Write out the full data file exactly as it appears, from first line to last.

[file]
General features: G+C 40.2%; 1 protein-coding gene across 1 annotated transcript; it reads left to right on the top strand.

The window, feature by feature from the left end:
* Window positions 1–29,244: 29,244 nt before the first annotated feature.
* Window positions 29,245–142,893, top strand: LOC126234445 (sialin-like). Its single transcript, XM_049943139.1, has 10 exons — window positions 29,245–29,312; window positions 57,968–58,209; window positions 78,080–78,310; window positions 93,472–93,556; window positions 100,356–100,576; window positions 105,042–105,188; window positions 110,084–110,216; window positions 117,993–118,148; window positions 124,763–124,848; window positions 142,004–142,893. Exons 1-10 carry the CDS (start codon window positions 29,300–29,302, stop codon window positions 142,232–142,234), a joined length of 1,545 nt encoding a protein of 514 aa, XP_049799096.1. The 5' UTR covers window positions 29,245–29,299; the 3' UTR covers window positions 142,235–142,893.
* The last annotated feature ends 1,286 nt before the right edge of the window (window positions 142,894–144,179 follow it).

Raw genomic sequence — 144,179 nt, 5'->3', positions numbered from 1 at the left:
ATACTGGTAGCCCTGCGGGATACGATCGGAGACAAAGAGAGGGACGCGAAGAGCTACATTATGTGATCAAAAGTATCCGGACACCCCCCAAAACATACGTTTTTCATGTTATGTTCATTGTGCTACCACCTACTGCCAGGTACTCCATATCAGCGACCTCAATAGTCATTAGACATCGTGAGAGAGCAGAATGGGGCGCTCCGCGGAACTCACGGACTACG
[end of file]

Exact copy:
General features: G+C 40.2%; 1 protein-coding gene across 1 annotated transcript; it reads left to right on the top strand.

The window, feature by feature from the left end:
* Window positions 1–29,244: 29,244 nt before the first annotated feature.
* Window positions 29,245–142,893, top strand: LOC126234445 (sialin-like). Its single transcript, XM_049943139.1, has 10 exons — window positions 29,245–29,312; window positions 57,968–58,209; window positions 78,080–78,310; window positions 93,472–93,556; window positions 100,356–100,576; window positions 105,042–105,188; window positions 110,084–110,216; window positions 117,993–118,148; window positions 124,763–124,848; window positions 142,004–142,893. Exons 1-10 carry the CDS (start codon window positions 29,300–29,302, stop codon window positions 142,232–142,234), a joined length of 1,545 nt encoding a protein of 514 aa, XP_049799096.1. The 5' UTR covers window positions 29,245–29,299; the 3' UTR covers window positions 142,235–142,893.
* The last annotated feature ends 1,286 nt before the right edge of the window (window positions 142,894–144,179 follow it).

Raw genomic sequence — 144,179 nt, 5'->3', positions numbered from 1 at the left:
ATACTGGTAGCCCTGCGGGATACGATCGGAGACAAAGAGAGGGACGCGAAGAGCTACATTATGTGATCAAAAGTATCCGGACACCCCCCAAAACATACGTTTTTCATGTTATGTTCATTGTGCTACCACCTACTGCCAGGTACTCCATATCAGCGACCTCAATAGTCATTAGACATCGTGAGAGAGCAGAATGGGGCGCTCCGCGGAACTCACGGACTACG